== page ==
Two responses to the speech, however, are worthy of comment. In her hysterical column, Dorothy Thompson has essayed to answer Lindbergh by pointing out that most of his specific charges of Jewish influence in the press, radio, movies, etc., are untrue. Most of them, she tells us, are run by good Christian gentlemen. But this method of argumentation proceeds on precisely Lindbergh’s premises that it does matter if these or the other capitalists are Jewish or not, that it does matter what percentage of the war-mongering committees are Jewish or not. Her argument clearly implies that if Lindbergh’s charges were true – that if there were, for one reason or another, a considerable number of Jewish capitalists in the “public opinion industries” – why, then there might be a point to what Lindbergh says. It is this type of racial nose-counting that is the most reactionary form of “reply” to Lindbergh and a very disturbing omen of things to come.

The second reply to Lindbergh which merits comment is that of the frantically pro-war and pro-Roosevelt newspaper, PM. Both for reasons of policy and circulation, PM has carried on a heated campaign attempting to smear the entire America First movement with anti-Semitism. It cleverly insinuates that there is some connection between isolationism and anti-Semitism. It is thereby, however, caught in this interesting dilemma: Some time ago, it printed sensational dispatches describing anti-Negro discrimination and terrorism in the army. These dispatches were so vivid that a number of Negro readers wrote in questioning the wisdom of supporting President Roosevelt’s crusade for the Four Freedoms, if this was a concrete example of any or all of them. PM answered by trying to deny that there was any integral connection between the interventionist capitalist government and Jim-Crowism in the army. Now that PM connects, not without considerable justification, anti-Semitism with the isolationist movement, we should be very interested in seeing how it would avoid noticing the very real connection that exists between the Jim-Crow deeds of the U.S. Army and the interventionist administration.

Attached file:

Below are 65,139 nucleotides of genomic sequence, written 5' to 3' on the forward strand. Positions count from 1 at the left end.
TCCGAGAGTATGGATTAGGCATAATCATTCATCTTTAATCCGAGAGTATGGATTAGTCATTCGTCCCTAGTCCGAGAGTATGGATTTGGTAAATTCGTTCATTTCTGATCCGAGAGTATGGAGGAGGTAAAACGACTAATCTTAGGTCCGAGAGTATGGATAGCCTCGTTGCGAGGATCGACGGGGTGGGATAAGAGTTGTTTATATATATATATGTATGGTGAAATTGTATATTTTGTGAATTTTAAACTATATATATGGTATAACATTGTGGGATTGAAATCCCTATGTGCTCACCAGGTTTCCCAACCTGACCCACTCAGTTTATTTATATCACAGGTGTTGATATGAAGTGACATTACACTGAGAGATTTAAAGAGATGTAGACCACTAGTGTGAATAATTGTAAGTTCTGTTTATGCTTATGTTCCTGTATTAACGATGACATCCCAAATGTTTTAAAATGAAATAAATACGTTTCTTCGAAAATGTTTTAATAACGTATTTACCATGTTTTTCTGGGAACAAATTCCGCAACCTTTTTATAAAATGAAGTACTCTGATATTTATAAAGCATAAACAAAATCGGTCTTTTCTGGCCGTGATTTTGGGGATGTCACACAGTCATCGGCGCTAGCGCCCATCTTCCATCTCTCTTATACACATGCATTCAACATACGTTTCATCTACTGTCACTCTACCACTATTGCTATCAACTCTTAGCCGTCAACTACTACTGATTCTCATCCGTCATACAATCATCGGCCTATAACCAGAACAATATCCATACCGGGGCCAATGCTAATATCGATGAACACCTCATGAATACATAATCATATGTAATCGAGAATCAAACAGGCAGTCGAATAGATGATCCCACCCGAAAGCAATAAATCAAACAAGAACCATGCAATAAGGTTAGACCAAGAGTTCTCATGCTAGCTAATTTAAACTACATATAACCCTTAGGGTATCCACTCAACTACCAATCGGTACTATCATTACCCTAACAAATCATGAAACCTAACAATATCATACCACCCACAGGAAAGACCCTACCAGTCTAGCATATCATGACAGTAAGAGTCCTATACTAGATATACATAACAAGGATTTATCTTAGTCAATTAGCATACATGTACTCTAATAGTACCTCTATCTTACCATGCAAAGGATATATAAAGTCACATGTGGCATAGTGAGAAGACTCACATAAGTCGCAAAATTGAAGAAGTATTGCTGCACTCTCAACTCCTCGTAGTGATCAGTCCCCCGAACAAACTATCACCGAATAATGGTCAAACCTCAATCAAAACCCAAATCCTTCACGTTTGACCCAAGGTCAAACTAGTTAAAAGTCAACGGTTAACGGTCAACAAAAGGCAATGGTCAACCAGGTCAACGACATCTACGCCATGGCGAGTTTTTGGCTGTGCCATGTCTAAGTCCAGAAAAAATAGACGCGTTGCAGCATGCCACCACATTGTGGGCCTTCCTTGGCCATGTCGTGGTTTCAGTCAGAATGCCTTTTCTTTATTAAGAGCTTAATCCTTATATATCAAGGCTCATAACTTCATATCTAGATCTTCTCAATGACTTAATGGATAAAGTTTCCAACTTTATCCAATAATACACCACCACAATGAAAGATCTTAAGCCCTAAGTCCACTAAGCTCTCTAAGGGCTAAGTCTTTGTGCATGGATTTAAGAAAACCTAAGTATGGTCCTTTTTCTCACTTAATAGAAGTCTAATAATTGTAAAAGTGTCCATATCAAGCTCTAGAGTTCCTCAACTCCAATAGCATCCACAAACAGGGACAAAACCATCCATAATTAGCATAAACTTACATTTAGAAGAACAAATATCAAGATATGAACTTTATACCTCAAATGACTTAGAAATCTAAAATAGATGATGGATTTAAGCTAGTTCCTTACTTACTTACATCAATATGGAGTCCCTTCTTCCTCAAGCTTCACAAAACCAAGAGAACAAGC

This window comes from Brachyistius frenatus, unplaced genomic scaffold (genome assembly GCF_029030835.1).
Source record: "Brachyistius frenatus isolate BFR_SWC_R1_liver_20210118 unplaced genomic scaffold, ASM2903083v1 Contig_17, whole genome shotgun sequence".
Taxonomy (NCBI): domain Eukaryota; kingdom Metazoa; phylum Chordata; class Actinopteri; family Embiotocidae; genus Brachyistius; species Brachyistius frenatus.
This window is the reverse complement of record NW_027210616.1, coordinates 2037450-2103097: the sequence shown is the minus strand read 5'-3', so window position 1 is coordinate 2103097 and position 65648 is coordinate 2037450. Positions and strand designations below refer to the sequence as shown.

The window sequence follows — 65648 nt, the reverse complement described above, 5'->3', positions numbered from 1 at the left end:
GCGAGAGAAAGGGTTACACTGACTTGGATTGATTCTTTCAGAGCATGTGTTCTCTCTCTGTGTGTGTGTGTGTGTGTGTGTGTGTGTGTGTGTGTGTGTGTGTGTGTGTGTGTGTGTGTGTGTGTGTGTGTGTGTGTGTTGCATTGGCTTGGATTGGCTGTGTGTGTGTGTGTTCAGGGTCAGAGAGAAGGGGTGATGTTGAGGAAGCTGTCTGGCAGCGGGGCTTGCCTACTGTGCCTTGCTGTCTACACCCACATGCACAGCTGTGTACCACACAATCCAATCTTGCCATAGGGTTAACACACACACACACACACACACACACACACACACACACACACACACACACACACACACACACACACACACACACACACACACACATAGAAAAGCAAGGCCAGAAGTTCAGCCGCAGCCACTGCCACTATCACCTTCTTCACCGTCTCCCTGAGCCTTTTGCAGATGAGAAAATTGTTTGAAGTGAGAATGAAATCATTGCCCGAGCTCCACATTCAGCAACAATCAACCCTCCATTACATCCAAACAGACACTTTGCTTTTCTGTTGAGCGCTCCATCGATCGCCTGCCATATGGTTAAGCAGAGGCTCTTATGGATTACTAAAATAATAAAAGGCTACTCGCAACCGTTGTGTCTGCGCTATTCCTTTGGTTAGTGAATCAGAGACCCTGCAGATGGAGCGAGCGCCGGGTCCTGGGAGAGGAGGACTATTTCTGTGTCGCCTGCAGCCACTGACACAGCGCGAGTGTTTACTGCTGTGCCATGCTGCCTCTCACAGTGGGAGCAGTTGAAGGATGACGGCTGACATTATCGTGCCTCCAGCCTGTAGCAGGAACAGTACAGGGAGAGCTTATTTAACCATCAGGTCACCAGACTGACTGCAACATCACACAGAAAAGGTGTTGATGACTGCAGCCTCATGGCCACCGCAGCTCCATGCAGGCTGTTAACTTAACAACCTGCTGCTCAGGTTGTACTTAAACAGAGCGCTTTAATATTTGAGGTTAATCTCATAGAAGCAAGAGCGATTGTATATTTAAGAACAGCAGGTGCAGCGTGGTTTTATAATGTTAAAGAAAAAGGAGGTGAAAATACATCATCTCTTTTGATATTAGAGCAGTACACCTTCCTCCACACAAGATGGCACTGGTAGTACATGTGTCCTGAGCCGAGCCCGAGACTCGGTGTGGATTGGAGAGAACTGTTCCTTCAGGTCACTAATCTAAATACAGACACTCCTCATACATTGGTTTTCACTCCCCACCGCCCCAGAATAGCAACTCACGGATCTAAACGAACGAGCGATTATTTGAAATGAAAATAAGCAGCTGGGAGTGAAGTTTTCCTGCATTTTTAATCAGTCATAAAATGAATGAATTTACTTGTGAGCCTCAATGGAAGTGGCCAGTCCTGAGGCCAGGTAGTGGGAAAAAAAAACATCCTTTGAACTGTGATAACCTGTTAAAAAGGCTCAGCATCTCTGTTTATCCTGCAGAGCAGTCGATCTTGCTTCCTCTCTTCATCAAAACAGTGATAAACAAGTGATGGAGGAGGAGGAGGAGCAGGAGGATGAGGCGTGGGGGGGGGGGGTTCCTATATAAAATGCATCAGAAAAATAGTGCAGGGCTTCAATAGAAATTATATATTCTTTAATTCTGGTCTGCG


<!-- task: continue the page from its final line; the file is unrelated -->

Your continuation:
It Is Necessary to Prepare Now

While there is slight possibility of an immediate fascist mass movement (it waits for New Dealism to play out its historic role) there is every reason for the working class to maintain strict vigilance in relation to the Lindbergh movement. Its every action must be analyzed and attacked; the genuine anti-war masses must be convinced that not fascism or ultra-conservative capitalism, but socialism and socialism alone can satisfy their anti-war desires. Above all, we must not repeat the tragic error of so many European socialists of underestimating the fascist and incipient fascist movements, even though they have not yet assumed mass proportions. It is far better, that instead of lulling the militant workers with the idea that fascism is still a long way off in America and is no immediate threat, that we point out the poisonous growth at the very beginning, even when it is not yet completely formed, so that we may crush it all the more readily.